Alcoholism and relapse in abstinent alcoholics are major health problems world-wide and current research is underway to identify potential pharmaceutical treatments for these disorders. However, heavy alcohol use and binge alcohol drinking by non-dependent individuals have received far less attention. A 'binge'is defined by the National Institute on Alcohol Abuse and Alcoholism (NIAAA) as a pattern of drinking that produces blood ethanol concentrations (BECs) greater than 0.08% (80 mg/dL) within a short period of time. Of great concern, regular binge drinking significantly increases ones risk of developing ethanol dependence. Thus, it is of paramount importance to identify neurochemical pathways in the brain that modulate binge drinking as such knowledge will provide insight into novel pharmaceutical treatments that will protect against this dangerous behavior. We have found that binge-like ethanol drinking increases corticotropin releasing factor (CRF) immunoreactivity (IR) in the central amygdala (CeA) and that a type-1 receptor (CRF1R) antagonist, when injected into the CeA, protects against excessive binge-like drinking in C57BL/6J mice. On the other hand, CRF1R antagonists fail to alter moderate non-binge-like ethanol intake. These observations parallel evidence that CRF1R antagonists blunt dependence-like drinking without altering ethanol intake in non-dependent animals. The guiding hypothesis for this grant is that acute binge-like ethanol drinking transiently engages CRF signaling in the CeA, and at sites that are innervated by CRF pathways arising from the CeA, and drives continued excessive ethanol intake. We further hypothesize that increased CRF signaling fails to """"""""normalize"""""""" with repeated binge-like drinking episodes, ultimately contributing to persistent increases in alcohol drinking. The proposed Aims will use powerful and innovative electrophysiological, histological, genetic, and behavioral techniques to determine if: A) A history of repeated binge-like drinking episodes will be associated with changes in CRF and CRF receptor levels and function (Aim 1), B) CRF1R antagonist and a CRF2R agonist will protect against binge-like ethanol drinking when injected into the CeA and regions that receive CRF innervation from the CeA (Aim 2), and C) inhibition of CRF-producing neurons in the CeA and/or bed nucleus of the stria terminalis (BNST) with designer receptors that are exclusively activated by designer drugs (DREADDs) will protect against binge-like ethanol drinking, and DREADD-induced activation of CRF-producing neurons in these regions will increase binge-like drinking (Aim 3). These highly innovative projects will provide a shift in pre-clinical alcoholism research by providing insight into the role for CRF1R and CRF2R signaling in excessive binge-like ethanol drinking and the transition to a dependence-like state, and establish new technologies for studying the neurocircuitry that modulates excessive ethanol intake.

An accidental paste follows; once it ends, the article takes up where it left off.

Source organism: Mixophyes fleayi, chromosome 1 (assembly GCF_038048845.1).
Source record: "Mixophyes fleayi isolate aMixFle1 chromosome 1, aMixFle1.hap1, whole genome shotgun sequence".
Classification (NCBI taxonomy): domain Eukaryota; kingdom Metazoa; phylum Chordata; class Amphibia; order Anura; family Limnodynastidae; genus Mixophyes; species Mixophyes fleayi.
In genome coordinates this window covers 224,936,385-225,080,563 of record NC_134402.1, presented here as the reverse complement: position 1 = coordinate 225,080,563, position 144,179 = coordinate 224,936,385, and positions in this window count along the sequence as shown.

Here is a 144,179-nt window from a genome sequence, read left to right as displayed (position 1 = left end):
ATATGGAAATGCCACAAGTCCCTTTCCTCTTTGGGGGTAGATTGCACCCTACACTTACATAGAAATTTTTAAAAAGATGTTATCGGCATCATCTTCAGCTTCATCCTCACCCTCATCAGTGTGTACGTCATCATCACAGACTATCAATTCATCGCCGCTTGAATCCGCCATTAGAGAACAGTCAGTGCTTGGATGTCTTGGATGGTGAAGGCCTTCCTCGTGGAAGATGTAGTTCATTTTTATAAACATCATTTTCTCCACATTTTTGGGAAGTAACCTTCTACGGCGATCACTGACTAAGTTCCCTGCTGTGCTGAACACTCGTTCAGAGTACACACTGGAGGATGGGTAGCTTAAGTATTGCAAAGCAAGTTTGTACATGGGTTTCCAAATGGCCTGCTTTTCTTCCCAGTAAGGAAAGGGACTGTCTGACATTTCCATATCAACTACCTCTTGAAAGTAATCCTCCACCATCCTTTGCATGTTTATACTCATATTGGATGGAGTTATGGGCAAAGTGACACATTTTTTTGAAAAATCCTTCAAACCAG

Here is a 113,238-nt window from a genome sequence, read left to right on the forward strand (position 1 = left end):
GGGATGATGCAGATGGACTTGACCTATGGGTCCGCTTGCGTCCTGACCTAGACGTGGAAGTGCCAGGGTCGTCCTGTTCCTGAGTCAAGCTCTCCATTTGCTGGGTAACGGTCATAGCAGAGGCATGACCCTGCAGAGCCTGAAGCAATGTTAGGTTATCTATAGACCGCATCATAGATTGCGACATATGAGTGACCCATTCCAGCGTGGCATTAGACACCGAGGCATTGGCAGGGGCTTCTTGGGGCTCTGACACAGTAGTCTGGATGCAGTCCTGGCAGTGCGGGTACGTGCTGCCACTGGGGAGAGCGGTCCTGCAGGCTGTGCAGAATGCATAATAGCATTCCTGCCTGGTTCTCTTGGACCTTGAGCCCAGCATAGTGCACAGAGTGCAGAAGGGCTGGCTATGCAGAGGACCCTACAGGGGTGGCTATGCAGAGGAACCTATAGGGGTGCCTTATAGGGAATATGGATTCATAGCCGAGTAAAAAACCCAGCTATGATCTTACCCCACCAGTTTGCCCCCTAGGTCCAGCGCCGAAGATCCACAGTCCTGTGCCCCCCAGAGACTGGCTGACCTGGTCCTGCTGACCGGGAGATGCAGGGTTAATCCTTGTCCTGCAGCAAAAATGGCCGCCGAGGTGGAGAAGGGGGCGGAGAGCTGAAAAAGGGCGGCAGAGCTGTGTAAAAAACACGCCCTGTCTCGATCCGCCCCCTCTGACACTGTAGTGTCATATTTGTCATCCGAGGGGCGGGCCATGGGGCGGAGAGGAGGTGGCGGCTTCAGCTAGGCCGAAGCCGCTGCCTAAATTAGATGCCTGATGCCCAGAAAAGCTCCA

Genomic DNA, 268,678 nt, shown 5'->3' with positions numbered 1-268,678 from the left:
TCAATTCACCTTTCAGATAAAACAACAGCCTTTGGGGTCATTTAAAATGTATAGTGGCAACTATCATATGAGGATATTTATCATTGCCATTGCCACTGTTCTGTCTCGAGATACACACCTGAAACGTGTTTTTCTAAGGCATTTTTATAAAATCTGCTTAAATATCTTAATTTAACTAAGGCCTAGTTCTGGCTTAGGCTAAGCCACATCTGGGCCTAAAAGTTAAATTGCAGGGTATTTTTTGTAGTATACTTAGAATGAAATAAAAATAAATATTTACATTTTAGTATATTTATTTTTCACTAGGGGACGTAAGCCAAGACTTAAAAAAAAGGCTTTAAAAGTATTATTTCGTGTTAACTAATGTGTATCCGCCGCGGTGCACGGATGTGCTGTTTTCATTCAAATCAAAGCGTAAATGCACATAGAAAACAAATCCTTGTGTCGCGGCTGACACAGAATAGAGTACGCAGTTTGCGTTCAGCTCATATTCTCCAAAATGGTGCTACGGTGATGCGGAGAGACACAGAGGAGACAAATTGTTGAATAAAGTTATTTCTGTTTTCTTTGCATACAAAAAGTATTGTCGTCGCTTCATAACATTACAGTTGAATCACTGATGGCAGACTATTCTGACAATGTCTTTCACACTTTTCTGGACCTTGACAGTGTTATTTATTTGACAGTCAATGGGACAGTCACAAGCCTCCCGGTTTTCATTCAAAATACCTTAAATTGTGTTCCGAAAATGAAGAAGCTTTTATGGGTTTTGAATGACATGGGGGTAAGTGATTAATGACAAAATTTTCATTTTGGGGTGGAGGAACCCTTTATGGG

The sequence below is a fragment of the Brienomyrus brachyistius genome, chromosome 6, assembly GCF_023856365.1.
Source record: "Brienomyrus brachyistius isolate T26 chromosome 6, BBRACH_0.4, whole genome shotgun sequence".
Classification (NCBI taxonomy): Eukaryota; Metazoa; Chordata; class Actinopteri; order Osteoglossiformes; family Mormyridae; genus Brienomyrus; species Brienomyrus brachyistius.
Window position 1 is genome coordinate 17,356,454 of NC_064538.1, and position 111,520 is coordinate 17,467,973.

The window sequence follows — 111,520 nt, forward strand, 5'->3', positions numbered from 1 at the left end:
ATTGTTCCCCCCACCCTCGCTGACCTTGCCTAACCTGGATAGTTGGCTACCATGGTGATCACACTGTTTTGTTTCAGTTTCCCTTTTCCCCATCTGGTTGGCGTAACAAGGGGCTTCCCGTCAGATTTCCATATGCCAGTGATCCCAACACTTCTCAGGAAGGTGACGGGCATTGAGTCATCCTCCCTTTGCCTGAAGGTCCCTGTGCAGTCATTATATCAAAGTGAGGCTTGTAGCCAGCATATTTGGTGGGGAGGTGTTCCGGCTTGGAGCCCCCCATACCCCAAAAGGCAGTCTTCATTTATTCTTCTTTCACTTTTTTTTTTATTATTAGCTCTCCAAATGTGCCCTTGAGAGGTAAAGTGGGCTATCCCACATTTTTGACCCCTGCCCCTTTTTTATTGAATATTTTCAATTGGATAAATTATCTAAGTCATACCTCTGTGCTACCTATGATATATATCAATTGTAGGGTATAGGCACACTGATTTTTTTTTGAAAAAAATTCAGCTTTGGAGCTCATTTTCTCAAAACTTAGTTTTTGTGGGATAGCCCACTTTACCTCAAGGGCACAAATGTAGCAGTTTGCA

While current research is underway to identify potential pharmaceutical treatments for preventing excessive alcohol intake associated with dependence, far less attention is given to potential treatments to curb excessive binge drinking in non-dependent individuals, despite numerous negative health consequences associated with this dangerous behavior, including the development of alcohol dependence. Research has established that compounds aimed at corticotropin releasing factor (CRF) receptors are protective against dependence-induced alcohol drinking, and our findings show that that compounds targeting CRF receptors are also protective against excessive binge-like drinking in mice. Expected results will show that compounds aimed at CRF receptors are useful for curbing and/or preventing binge drinking, and will not only help individuals avoid many of the health consequences associated with regular binge drinking, but may protect vulnerable individuals from progressing to the point of alcohol dependence.
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